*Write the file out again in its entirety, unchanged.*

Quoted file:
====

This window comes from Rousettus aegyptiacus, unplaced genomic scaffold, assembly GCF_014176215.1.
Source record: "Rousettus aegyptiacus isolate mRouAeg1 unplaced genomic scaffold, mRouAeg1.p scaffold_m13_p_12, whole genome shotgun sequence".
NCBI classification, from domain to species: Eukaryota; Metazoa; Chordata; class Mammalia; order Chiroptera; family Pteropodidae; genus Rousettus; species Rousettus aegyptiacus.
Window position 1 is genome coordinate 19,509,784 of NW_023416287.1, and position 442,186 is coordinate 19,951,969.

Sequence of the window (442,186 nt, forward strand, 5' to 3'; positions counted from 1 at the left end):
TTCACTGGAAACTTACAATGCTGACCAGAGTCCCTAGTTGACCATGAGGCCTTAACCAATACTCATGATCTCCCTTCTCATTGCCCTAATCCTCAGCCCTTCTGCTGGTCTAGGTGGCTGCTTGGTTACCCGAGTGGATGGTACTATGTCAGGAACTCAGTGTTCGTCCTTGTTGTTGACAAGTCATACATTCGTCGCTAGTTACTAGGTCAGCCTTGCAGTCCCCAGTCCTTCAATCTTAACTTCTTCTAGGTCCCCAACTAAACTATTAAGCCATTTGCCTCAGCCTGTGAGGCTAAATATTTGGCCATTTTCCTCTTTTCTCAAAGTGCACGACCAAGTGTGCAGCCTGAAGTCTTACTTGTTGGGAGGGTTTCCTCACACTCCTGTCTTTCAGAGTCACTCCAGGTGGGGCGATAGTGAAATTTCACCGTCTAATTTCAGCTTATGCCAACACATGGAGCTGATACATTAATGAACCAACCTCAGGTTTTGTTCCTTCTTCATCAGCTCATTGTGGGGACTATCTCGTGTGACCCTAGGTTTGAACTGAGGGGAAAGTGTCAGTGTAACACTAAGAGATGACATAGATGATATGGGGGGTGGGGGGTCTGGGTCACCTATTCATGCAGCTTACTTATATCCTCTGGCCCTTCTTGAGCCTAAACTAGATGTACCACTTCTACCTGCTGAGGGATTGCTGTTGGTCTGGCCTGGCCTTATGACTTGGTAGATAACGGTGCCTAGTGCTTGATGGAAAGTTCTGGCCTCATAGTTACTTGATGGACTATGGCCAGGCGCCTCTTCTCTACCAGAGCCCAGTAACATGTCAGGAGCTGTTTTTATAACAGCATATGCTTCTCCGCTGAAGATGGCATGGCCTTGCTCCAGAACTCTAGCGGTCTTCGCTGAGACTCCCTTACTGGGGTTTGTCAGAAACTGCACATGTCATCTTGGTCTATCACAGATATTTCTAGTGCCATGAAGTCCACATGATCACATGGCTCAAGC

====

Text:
This window comes from Rousettus aegyptiacus, unplaced genomic scaffold, assembly GCF_014176215.1.
Source record: "Rousettus aegyptiacus isolate mRouAeg1 unplaced genomic scaffold, mRouAeg1.p scaffold_m13_p_12, whole genome shotgun sequence".
NCBI classification, from domain to species: Eukaryota; Metazoa; Chordata; class Mammalia; order Chiroptera; family Pteropodidae; genus Rousettus; species Rousettus aegyptiacus.
Window position 1 is genome coordinate 19,509,784 of NW_023416287.1, and position 442,186 is coordinate 19,951,969.

Sequence of the window (442,186 nt, forward strand, 5' to 3'; positions counted from 1 at the left end):
TTCACTGGAAACTTACAATGCTGACCAGAGTCCCTAGTTGACCATGAGGCCTTAACCAATACTCATGATCTCCCTTCTCATTGCCCTAATCCTCAGCCCTTCTGCTGGTCTAGGTGGCTGCTTGGTTACCCGAGTGGATGGTACTATGTCAGGAACTCAGTGTTCGTCCTTGTTGTTGACAAGTCATACATTCGTCGCTAGTTACTAGGTCAGCCTTGCAGTCCCCAGTCCTTCAATCTTAACTTCTTCTAGGTCCCCAACTAAACTATTAAGCCATTTGCCTCAGCCTGTGAGGCTAAATATTTGGCCATTTTCCTCTTTTCTCAAAGTGCACGACCAAGTGTGCAGCCTGAAGTCTTACTTGTTGGGAGGGTTTCCTCACACTCCTGTCTTTCAGAGTCACTCCAGGTGGGGCGATAGTGAAATTTCACCGTCTAATTTCAGCTTATGCCAACACATGGAGCTGATACATTAATGAACCAACCTCAGGTTTTGTTCCTTCTTCATCAGCTCATTGTGGGGACTATCTCGTGTGACCCTAGGTTTGAACTGAGGGGAAAGTGTCAGTGTAACACTAAGAGATGACATAGATGATATGGGGGGTGGGGGGTCTGGGTCACCTATTCATGCAGCTTACTTATATCCTCTGGCCCTTCTTGAGCCTAAACTAGATGTACCACTTCTACCTGCTGAGGGATTGCTGTTGGTCTGGCCTGGCCTTATGACTTGGTAGATAACGGTGCCTAGTGCTTGATGGAAAGTTCTGGCCTCATAGTTACTTGATGGACTATGGCCAGGCGCCTCTTCTCTACCAGAGCCCAGTAACATGTCAGGAGCTGTTTTTATAACAGCATATGCTTCTCCGCTGAAGATGGCATGGCCTTGCTCCAGAACTCTAGCGGTCTTCGCTGAGACTCCCTTACTGGGGTTTGTCAGAAACTGCACATGTCATCTTGGTCTATCACAGATATTTCTAGTGCCATGAAGTCCACATGATCACATGGCTCAAGC